Corymbia | Blakearia
Corymbia pauciseta K.D.Hill & L.A.S.Johnson, Telopea 6: 426 (1995).
Tree 6 m tall, ?deciduous in the late dry season. Forming a lignotuber.
Bark rough, persistent, blackish grey, tessellated and somewhat straggly over basal part or all of trunk, then becoming smooth, creamy white to pale grey, shedding in thin flakes.
Branchlets lack oil glands in the pith; younger branchlets setose to scabrid with bristle-glands. In this species the bristle-glands lack simple hairs.
Juvenile growth (coppice or field seedlings to 50 cm): not seen.
Crown of intermediate to adult leaves, opposite or alternate, sessile or shortly petiolate, petioles 0.1–0.5 cm long; blade cordate to ovate to elliptic or lanceolate, (6.3)9–19.5 cm long, 2.7–9 cm wide, ± undulate, base amplexicaul to lobed or rounded, margin entire, apex rounded or broadly pointed, concolorous, dull, green, glabrous to very sparsely setose (if any setae present then restricted to major side-veins, mid-vein and petiole), side-veins at greater than 45° to midrib, reticulation dense to very dense, intramarginal vein present, oil glands obscure.
Inflorescence borne on leafless branchlets below new season’s leaf growth, axillary compound, the rhachis consisting of a basal internode ca 0.2–0.5 cm long, a second internode absent or 0.1–0.3 cm long, and peduncles of variable length within a single inflorescence, 0.2–1.5 cm long, buds 7 per umbel, strongly pedicellate (pedicels 0.9–3.2 cm long). Mature buds pyriform, 0.6–0.7 cm long, 0.4–0.5 cm wide, smooth, scar present (outer operculum shed early), operculum shallowly rounded, stamens inflexed, all fertile, anthers oblong, dorsifixed, versatile, dehiscing by longitudinal slits, style long and straight, stigma tapered, locules 3, the ovules arranged in 3 or 4 ± distinct vertical rows on the placentae. Flowers creamy white.
Fruit pedicellate (pedicels 0.9–3.2 cm long), cylindrical to barrel-shaped, rarely slightly urceolate, 0.8–1.5 cm long, 0.7–1.2 cm wide, thin-walled, disc descending vertically, valves 3, enclosed.
Seeds not seen (presumably brown, saucer-shaped, smooth, hilum ventral, like those of other ghost gums).
Cultivated seedlings (measured at ca node 10): not grown.
Flowering has been recorded in October and November.
A ghost gum tree restricted to coastal and sub-coastal lowland areas of north-eastern Arnhem Land in the Northern Territory, from Maningrida to Gove and Wigram and Maria Islands, where it is a component of low woodland on flat sites. Corymbia pauciseta has a tessellated stocking of rough bark, ± ovate to lanceolate, dull, green, almost or quite glabrous crown leaves that have short petioles and may be stem-clasping. The cream flowers develop on last year’s branchlets.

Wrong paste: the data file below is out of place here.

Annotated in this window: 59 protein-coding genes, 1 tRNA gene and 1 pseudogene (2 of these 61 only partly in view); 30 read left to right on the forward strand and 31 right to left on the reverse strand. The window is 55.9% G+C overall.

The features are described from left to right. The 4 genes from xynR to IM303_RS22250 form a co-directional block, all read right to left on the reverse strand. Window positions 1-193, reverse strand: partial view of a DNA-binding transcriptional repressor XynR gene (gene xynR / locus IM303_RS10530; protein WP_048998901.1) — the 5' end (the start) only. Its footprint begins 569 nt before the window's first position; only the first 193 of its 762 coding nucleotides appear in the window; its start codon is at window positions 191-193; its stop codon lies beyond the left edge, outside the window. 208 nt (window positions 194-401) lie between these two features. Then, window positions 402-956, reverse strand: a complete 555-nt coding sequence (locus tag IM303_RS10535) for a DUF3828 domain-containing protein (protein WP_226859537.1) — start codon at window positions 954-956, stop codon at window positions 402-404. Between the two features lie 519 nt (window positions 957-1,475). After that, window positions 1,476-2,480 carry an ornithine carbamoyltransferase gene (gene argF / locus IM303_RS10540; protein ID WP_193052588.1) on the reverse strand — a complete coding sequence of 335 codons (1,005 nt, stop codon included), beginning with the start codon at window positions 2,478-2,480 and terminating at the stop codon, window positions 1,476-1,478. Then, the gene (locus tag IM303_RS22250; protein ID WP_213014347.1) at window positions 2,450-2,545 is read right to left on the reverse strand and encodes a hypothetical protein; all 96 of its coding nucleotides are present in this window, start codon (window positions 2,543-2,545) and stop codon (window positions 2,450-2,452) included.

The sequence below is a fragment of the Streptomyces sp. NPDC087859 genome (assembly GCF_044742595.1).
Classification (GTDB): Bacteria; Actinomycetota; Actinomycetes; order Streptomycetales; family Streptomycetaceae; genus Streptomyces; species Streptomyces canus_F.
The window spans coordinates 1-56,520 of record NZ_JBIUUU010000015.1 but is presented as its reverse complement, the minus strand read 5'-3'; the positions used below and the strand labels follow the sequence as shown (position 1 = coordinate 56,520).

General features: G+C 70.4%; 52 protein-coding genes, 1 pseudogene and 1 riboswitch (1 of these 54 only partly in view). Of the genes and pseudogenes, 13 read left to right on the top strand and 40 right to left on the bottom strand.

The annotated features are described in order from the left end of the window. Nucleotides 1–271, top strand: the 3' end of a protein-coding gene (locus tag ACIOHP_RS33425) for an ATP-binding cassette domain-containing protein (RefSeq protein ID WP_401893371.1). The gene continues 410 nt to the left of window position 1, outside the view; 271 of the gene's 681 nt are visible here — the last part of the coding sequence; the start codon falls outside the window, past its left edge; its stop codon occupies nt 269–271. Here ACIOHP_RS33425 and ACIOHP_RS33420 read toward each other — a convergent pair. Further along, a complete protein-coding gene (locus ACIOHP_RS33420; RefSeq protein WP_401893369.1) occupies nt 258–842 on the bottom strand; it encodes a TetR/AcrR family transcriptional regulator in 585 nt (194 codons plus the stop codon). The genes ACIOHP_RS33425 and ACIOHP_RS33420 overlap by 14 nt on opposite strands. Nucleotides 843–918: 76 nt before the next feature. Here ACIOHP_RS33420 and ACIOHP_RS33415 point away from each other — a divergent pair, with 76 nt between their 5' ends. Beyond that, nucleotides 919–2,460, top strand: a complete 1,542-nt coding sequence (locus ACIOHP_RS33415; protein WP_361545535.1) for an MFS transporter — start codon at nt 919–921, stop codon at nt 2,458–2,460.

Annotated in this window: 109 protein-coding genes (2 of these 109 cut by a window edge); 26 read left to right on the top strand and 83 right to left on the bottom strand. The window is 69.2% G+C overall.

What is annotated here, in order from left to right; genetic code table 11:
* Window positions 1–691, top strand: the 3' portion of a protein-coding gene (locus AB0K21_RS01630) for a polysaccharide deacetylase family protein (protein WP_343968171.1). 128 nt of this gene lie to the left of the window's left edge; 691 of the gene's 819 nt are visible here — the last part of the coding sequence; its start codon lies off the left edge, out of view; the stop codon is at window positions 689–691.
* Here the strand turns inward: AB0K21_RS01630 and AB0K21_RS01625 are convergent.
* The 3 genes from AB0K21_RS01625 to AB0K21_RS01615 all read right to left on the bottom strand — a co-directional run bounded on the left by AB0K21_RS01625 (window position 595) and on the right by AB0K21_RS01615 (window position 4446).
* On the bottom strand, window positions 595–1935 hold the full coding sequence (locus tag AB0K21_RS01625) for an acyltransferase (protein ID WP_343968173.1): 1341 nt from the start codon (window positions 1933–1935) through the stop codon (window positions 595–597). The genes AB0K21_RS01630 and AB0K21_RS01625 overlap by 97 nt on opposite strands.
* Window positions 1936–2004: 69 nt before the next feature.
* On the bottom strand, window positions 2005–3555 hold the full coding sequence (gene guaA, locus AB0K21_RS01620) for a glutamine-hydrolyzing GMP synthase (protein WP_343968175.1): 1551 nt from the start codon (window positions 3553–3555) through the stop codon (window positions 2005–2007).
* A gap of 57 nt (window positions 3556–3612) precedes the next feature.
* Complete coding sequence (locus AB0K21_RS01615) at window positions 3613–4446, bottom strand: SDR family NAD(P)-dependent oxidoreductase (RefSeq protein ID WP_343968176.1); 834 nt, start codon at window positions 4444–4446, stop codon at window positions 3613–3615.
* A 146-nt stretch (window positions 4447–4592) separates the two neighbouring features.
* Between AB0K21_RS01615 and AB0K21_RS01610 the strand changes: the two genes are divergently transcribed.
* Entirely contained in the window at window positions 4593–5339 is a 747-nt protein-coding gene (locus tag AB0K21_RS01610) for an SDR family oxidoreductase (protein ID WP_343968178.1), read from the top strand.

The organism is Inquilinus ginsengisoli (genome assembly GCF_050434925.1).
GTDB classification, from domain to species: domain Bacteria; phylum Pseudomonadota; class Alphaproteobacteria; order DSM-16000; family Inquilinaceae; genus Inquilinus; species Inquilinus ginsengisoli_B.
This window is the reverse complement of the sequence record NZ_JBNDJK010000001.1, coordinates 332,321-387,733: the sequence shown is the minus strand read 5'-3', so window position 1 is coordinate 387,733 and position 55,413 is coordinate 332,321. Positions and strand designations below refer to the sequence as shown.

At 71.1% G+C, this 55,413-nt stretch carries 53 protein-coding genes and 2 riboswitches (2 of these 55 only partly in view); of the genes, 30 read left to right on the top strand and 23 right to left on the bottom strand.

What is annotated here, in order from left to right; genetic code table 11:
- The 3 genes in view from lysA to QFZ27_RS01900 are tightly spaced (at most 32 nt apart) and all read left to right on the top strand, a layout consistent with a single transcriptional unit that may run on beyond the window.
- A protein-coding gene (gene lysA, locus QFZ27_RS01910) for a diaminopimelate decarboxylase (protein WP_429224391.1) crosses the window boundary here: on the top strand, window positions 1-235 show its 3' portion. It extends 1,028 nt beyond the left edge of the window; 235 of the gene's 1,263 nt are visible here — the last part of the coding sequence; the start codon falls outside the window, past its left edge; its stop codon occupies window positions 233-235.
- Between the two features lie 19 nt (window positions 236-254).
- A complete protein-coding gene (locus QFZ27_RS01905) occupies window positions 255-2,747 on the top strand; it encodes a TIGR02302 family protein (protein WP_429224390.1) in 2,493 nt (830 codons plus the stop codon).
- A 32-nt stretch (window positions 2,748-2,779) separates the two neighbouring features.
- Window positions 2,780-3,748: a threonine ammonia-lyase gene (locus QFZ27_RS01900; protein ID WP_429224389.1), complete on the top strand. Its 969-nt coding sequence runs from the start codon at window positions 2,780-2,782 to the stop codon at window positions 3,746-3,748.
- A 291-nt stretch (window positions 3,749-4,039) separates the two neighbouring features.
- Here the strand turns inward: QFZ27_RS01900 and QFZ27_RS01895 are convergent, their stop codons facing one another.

C. pauciseta is closely related to three other ghost gum species—the widespread C. confertiflora and C. disjuncta, and the Kimberley endemic C. dendromerinx. These species, together with a fifth taxon described by Hill & Johnson (1995) as Corymbia karelgica but not recognised in EUCLID, form a group which, prior to 1995, were all included under the name Eucalyptus confertiflora. The division of this taxon into several species was made in an attempt to resolve the wide variation in petiole length, leaf shape and size, leaf vestiture type and density, and pedicel length seen accross across the whole geographic range, i.e. all of monsoonal northern Australia. Some specimens, especially those variable in leaf shape within the one tree crown, may be impossible to determine satisfactorily to species level without resorting to geography and perhaps not even then.
C. pauciseta differs from both C. confertiflora and C. disjuncta in having virtually glabrous crown leaves. C. disjuncta has larger, more orbicular crown leaves with longer petioles than either species.
In the Top End of the Northern Territory C. pauciseta is easily distinguished from other partly rough-barked ghost gums, C. polysciada and C. kombolgiensis, by the crown leaves, which, in the latter two species, are lanceolate to broadly lanceolate with pointed apices and tapering bases, and have longer petioles. C. polysciada and C. kombolgiensis inhabit more elevated sites, occurring on rises with shallow stony soil, and on escarpment country, respectively.
Other ghost gum species in this general area, C. bella, C. arafurica and C. grandifolia, are smooth-barked
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Corymbia pauciseta: Latin paucus, few and seta, a bristle.